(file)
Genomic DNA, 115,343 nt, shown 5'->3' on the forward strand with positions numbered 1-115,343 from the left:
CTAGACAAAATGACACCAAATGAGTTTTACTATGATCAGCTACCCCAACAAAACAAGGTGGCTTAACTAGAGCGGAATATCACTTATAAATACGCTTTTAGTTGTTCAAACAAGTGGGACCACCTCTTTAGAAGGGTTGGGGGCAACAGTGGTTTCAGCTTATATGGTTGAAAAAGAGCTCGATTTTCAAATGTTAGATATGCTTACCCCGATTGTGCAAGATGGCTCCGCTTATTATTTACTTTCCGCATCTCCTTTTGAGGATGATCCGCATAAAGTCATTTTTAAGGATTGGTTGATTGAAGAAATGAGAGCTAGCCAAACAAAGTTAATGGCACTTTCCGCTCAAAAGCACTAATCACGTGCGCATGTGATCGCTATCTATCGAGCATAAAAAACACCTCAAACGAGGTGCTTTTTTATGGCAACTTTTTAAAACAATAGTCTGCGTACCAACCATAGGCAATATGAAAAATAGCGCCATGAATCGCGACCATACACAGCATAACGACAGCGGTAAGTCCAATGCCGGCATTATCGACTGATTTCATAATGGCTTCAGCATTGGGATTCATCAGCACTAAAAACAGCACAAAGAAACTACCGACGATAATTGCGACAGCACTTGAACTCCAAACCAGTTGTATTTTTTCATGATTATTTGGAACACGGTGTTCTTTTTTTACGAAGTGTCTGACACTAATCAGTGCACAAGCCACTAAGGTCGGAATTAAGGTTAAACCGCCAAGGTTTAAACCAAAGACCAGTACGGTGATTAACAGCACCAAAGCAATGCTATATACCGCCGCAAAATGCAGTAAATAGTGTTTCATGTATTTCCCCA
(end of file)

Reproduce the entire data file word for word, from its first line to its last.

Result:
Genomic DNA, 115,343 nt, shown 5'->3' on the forward strand with positions numbered 1-115,343 from the left:
CTAGACAAAATGACACCAAATGAGTTTTACTATGATCAGCTACCCCAACAAAACAAGGTGGCTTAACTAGAGCGGAATATCACTTATAAATACGCTTTTAGTTGTTCAAACAAGTGGGACCACCTCTTTAGAAGGGTTGGGGGCAACAGTGGTTTCAGCTTATATGGTTGAAAAAGAGCTCGATTTTCAAATGTTAGATATGCTTACCCCGATTGTGCAAGATGGCTCCGCTTATTATTTACTTTCCGCATCTCCTTTTGAGGATGATCCGCATAAAGTCATTTTTAAGGATTGGTTGATTGAAGAAATGAGAGCTAGCCAAACAAAGTTAATGGCACTTTCCGCTCAAAAGCACTAATCACGTGCGCATGTGATCGCTATCTATCGAGCATAAAAAACACCTCAAACGAGGTGCTTTTTTATGGCAACTTTTTAAAACAATAGTCTGCGTACCAACCATAGGCAATATGAAAAATAGCGCCATGAATCGCGACCATACACAGCATAACGACAGCGGTAAGTCCAATGCCGGCATTATCGACTGATTTCATAATGGCTTCAGCATTGGGATTCATCAGCACTAAAAACAGCACAAAGAAACTACCGACGATAATTGCGACAGCACTTGAACTCCAAACCAGTTGTATTTTTTCATGATTATTTGGAACACGGTGTTCTTTTTTTACGAAGTGTCTGACACTAATCAGTGCACAAGCCACTAAGGTCGGAATTAAGGTTAAACCGCCAAGGTTTAAACCAAAGACCAGTACGGTGATTAACAGCACCAAAGCAATGCTATATACCGCCGCAAAATGCAGTAAATAGTGTTTCATGTATTTCCCCA